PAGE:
Facebook is the newest, in-demand destination in town. Lately, there’s been a lot of action on the ad inventory side and Facebook has been trying to do what it can to compete in the extremely competitive ad land scape.
You can’t even put Facebook out of any kind of a media buying plan or off a set of marketing channels you’d consider. According to eMarketer
Facebook’s ad revenues grew 59.9% last year, to $3.13 billion. (Facebook combines Western Europe and certain countries in Eastern and Central Europe into one region for its revenue reporting, but it can be assumed that the bulk comes from countries that would be considered part of Western Europe.)
By comparison, ad revenues grew 66.6% in North America last year, to $5.29 billion, according to Facebook.
Facebook is a behemoth. It’s huge, and it’s growing while you are reading this. While it was originally assumed that Facebook best works for B2C companies, an increasing onslaught of B2B ads indicate just one thing: Everyone, entrepreneurs or not, is on Facebook. If they aren’t, they’ll soon be.
As such, your ad campaigns on Facebook work have this ever-increasing pressure to perform. Having worked with many clients before, here’s what I’ve come to realize:
The Basics: Put them all in Place
Rule #1: Start with at least one pair of ads (this is for testing).
Rule #2: Each of the ad variants should point to a matching landing page (I Know Oli Gardner is going to love this one)
Rule #3: There has to be a workflow (also called as a lead nurturing workflow) that takes your leads in, organizes contacts, triggers a lead nurturing sequence (email marketing or auto-responders).
Sales might or might not happen immediately. Your workflow, however, should immediately get into motion.
Employ A/B testing
Whether our clients understand it or not, or whether they appreciate it or not, all of our Facebook ad campaigns run with a major emphasis on testing.
We test everything — from target audiences to gender; from geographic locales to offers. Of course, we also test ads, landing pages, and more. We do this continuously (with as much data as possible).
Why, you ask?
Because you won’t know a thing until you test. You aren’t sure if your ad is the best you could ever have. You can’t take conversion rates for granted. Testing is the only way to inch towards champion ads, winning landing pages, and superior conversion rates.
Ad campaigns don’t work off a Silo
So, you’d setup your Business Account on Facebook, launch a couple of ads, and run your campaign laser-targeted to a geo. That’s nice, but your ad campaigns won’t work in a silo. Although Organic reach of Facebook updates is rapidly declining (for obvious reasons), you’d still need updates on your Facebook Business Page. This is where those precious lessons from Seth Godin on Why You Should build a Tribe kick in.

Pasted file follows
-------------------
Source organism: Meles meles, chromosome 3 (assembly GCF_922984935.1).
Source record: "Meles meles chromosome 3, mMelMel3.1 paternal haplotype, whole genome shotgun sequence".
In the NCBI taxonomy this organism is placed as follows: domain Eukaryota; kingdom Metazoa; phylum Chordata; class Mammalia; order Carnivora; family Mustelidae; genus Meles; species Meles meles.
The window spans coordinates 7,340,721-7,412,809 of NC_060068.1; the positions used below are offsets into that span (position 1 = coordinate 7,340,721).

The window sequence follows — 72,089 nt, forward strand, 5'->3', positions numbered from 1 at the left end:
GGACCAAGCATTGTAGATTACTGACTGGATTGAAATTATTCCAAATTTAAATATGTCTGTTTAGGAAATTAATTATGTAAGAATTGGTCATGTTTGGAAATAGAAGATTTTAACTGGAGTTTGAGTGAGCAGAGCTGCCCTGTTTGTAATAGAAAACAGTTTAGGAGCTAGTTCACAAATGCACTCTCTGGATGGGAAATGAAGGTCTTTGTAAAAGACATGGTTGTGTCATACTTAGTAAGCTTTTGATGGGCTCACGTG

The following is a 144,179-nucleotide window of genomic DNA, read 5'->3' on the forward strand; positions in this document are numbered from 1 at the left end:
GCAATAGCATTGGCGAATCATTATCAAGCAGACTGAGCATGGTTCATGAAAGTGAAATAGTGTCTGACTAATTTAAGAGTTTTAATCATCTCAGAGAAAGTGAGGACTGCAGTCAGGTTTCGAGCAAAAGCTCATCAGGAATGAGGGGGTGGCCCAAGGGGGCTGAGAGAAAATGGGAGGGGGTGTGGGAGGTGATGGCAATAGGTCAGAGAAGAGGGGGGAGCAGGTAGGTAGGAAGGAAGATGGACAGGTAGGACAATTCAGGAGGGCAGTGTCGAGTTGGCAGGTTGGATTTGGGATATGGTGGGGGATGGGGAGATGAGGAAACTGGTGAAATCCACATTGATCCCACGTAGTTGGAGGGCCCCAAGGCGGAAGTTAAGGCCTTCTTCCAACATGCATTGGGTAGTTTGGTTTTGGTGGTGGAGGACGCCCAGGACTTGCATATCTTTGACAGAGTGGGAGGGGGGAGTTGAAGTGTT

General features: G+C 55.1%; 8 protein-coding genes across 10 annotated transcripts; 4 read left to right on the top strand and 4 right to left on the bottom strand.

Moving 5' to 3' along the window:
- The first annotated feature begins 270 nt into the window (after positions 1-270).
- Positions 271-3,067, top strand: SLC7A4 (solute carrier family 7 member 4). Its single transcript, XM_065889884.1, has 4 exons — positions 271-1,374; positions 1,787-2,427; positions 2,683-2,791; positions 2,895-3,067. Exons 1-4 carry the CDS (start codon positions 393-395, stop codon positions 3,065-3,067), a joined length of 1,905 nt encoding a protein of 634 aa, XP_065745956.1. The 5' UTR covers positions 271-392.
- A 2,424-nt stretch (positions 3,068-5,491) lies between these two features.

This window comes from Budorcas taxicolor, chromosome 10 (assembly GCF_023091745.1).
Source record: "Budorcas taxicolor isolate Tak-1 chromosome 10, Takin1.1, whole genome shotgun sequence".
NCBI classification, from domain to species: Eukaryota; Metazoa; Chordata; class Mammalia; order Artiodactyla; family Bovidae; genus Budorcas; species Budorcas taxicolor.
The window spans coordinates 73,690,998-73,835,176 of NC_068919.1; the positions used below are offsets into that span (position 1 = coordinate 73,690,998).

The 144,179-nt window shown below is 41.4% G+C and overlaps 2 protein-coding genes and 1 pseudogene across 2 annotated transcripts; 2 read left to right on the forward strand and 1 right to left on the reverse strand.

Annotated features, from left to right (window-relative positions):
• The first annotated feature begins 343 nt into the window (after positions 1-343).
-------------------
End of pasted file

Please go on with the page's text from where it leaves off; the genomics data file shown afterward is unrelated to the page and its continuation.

To start with, here are a few tips from Yoav Vilner of Social Media Examiner on how to build a community on Facebook.
Your ad campaigns (and your entire business) will need some kind of presence behind the ads. You’ll need context. You’d need more than just an ad to convince your customers.
You don’t have a community yet
If you thought you were on the right path to build a community, let’s take a reality check. See our own Facebook page here and you’ll realize that most people who “like” our page aren’t responsive at all. They just liked it, and they forgot about it.
As usual, the vanity metric of “Number of likes” won’t even matter for us. Jessica Malnik recently wrote for Convince and Convert on why Facebook pages truly aren’t real communities.
“After all, there’s X amount of likers, followers, subscribers, doers’, doubters, troublemakers and everything in between, who are communicating in the group. However with most brand pages, this environment is actually fostering a false sense of community.”
She further explains that most Facebook pages are one-sided conversations, and are hungry for engagement. Facebook users don’t interact much with the content, and more.
Build real communities. Do what you can to focus your efforts on solving problems for these communities.
Start with a small Budget
As with any kind of PPC Advertising, start your campaigns off on a small budget that you can afford to test with.
You’d need enough data (and the focus isn’t really on results, although that’ll happen too) to make your A/B testing work. Once you determine a working combination of targeting, ads,and landing pages, you can always scale up your campaigns later.
How are your Facebook ad campaigns going? Do share your experiences with us?